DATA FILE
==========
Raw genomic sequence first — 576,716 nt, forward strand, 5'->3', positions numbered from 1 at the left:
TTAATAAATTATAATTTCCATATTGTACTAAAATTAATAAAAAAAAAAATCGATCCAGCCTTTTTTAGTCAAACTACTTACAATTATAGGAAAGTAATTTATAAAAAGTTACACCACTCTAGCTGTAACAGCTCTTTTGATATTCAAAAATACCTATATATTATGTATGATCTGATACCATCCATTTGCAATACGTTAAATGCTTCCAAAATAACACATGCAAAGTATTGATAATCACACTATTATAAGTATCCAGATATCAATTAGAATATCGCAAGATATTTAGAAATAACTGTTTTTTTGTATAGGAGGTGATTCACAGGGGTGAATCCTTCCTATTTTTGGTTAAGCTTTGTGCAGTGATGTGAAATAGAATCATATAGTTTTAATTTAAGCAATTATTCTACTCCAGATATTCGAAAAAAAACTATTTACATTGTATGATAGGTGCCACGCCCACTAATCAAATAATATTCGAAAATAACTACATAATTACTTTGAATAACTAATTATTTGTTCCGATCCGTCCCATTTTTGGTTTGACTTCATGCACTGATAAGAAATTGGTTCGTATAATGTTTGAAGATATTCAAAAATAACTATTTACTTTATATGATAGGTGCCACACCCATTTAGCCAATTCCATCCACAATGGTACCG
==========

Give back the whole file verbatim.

Raw genomic sequence first — 576,716 nt, forward strand, 5'->3', positions numbered from 1 at the left:
TTAATAAATTATAATTTCCATATTGTACTAAAATTAATAAAAAAAAAAATCGATCCAGCCTTTTTTAGTCAAACTACTTACAATTATAGGAAAGTAATTTATAAAAAGTTACACCACTCTAGCTGTAACAGCTCTTTTGATATTCAAAAATACCTATATATTATGTATGATCTGATACCATCCATTTGCAATACGTTAAATGCTTCCAAAATAACACATGCAAAGTATTGATAATCACACTATTATAAGTATCCAGATATCAATTAGAATATCGCAAGATATTTAGAAATAACTGTTTTTTTGTATAGGAGGTGATTCACAGGGGTGAATCCTTCCTATTTTTGGTTAAGCTTTGTGCAGTGATGTGAAATAGAATCATATAGTTTTAATTTAAGCAATTATTCTACTCCAGATATTCGAAAAAAAACTATTTACATTGTATGATAGGTGCCACGCCCACTAATCAAATAATATTCGAAAATAACTACATAATTACTTTGAATAACTAATTATTTGTTCCGATCCGTCCCATTTTTGGTTTGACTTCATGCACTGATAAGAAATTGGTTCGTATAATGTTTGAAGATATTCAAAAATAACTATTTACTTTATATGATAGGTGCCACACCCATTTAGCCAATTCCATCCACAATGGTACCG